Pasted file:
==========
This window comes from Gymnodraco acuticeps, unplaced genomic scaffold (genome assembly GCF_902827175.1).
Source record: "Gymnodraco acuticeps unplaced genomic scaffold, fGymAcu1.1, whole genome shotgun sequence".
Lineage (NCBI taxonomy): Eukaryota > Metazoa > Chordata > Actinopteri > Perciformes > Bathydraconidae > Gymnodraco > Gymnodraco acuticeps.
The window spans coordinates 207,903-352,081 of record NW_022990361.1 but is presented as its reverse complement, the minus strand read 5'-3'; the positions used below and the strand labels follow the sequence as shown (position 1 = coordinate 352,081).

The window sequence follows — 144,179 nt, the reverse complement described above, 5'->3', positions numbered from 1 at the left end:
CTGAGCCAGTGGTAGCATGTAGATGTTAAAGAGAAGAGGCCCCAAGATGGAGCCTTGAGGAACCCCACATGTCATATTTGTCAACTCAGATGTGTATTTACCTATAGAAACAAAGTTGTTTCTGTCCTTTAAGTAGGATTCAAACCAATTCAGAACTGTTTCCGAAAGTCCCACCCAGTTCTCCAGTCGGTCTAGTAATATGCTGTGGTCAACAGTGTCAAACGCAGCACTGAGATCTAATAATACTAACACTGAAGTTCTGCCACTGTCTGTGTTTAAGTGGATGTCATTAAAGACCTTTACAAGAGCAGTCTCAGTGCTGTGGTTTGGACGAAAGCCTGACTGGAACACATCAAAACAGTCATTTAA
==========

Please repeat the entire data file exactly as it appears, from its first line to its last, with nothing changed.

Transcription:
This window comes from Gymnodraco acuticeps, unplaced genomic scaffold (genome assembly GCF_902827175.1).
Source record: "Gymnodraco acuticeps unplaced genomic scaffold, fGymAcu1.1, whole genome shotgun sequence".
Lineage (NCBI taxonomy): Eukaryota > Metazoa > Chordata > Actinopteri > Perciformes > Bathydraconidae > Gymnodraco > Gymnodraco acuticeps.
The window spans coordinates 207,903-352,081 of record NW_022990361.1 but is presented as its reverse complement, the minus strand read 5'-3'; the positions used below and the strand labels follow the sequence as shown (position 1 = coordinate 352,081).

The window sequence follows — 144,179 nt, the reverse complement described above, 5'->3', positions numbered from 1 at the left end:
CTGAGCCAGTGGTAGCATGTAGATGTTAAAGAGAAGAGGCCCCAAGATGGAGCCTTGAGGAACCCCACATGTCATATTTGTCAACTCAGATGTGTATTTACCTATAGAAACAAAGTTGTTTCTGTCCTTTAAGTAGGATTCAAACCAATTCAGAACTGTTTCCGAAAGTCCCACCCAGTTCTCCAGTCGGTCTAGTAATATGCTGTGGTCAACAGTGTCAAACGCAGCACTGAGATCTAATAATACTAACACTGAAGTTCTGCCACTGTCTGTGTTTAAGTGGATGTCATTAAAGACCTTTACAAGAGCAGTCTCAGTGCTGTGGTTTGGACGAAAGCCTGACTGGAACACATCAAAACAGTCATTTAA